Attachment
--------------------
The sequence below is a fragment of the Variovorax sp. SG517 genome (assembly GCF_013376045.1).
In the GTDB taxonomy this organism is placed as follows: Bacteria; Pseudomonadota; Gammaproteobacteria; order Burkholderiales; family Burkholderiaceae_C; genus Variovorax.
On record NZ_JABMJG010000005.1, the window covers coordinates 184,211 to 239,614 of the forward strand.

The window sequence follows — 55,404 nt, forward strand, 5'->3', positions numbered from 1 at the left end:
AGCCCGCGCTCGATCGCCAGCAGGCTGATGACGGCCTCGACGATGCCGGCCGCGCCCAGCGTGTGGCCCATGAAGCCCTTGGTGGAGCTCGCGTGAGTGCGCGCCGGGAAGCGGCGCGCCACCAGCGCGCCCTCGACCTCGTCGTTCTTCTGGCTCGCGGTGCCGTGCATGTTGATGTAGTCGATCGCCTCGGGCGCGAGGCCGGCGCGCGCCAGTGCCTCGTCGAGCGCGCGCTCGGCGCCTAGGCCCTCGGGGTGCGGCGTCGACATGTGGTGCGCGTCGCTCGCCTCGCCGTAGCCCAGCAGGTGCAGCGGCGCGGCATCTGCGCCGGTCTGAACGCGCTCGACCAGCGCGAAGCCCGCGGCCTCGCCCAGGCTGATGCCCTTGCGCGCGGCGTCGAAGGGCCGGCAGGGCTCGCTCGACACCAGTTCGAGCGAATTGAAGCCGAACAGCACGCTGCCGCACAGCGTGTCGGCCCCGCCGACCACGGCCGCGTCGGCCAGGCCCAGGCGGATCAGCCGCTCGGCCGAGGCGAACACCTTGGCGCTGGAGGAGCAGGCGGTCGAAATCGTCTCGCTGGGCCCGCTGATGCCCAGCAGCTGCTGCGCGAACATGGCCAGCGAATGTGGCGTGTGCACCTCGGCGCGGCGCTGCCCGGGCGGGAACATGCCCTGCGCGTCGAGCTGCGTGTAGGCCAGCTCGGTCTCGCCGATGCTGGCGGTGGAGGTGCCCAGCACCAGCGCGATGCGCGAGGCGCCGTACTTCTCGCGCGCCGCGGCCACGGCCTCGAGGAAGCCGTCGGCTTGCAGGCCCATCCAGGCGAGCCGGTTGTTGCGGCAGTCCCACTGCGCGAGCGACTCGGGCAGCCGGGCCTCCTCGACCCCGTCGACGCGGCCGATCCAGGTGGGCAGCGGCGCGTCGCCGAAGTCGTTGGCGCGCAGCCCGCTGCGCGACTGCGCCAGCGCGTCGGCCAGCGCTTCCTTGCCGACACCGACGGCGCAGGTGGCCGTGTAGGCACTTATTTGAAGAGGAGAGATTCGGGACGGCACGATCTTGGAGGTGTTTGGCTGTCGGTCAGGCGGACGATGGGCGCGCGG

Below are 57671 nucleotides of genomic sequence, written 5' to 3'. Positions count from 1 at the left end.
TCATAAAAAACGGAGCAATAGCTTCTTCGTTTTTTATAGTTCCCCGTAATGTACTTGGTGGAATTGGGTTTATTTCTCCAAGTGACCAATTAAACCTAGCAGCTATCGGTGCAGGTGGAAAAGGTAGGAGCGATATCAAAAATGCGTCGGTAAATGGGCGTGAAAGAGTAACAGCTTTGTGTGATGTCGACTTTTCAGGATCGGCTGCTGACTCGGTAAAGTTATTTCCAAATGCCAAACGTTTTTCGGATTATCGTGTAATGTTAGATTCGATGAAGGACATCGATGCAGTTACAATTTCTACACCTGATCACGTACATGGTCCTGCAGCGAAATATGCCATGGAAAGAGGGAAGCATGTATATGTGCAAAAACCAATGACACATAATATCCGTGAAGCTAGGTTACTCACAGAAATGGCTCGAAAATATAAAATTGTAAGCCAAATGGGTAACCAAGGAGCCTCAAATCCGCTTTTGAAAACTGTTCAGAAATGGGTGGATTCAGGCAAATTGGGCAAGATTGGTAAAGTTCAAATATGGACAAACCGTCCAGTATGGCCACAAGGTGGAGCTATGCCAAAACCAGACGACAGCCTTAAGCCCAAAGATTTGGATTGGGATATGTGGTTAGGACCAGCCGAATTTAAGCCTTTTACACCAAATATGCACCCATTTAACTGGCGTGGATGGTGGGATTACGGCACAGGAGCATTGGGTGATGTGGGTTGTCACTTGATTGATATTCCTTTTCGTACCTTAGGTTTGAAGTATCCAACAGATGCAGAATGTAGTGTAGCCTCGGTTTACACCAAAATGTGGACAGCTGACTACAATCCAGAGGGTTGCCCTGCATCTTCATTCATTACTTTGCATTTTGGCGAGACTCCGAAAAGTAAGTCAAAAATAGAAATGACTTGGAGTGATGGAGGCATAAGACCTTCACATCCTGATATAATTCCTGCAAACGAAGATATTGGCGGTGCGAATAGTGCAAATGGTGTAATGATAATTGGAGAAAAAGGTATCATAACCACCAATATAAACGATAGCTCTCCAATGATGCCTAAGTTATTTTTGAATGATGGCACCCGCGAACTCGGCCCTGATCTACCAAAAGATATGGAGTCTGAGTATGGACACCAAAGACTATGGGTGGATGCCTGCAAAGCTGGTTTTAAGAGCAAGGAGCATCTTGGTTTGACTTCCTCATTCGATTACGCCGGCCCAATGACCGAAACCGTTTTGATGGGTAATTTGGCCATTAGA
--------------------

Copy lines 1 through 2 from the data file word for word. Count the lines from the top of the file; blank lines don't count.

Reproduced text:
The sequence below is a fragment of the Variovorax sp. SG517 genome (assembly GCF_013376045.1).
In the GTDB taxonomy this organism is placed as follows: Bacteria; Pseudomonadota; Gammaproteobacteria; order Burkholderiales; family Burkholderiaceae_C; genus Variovorax.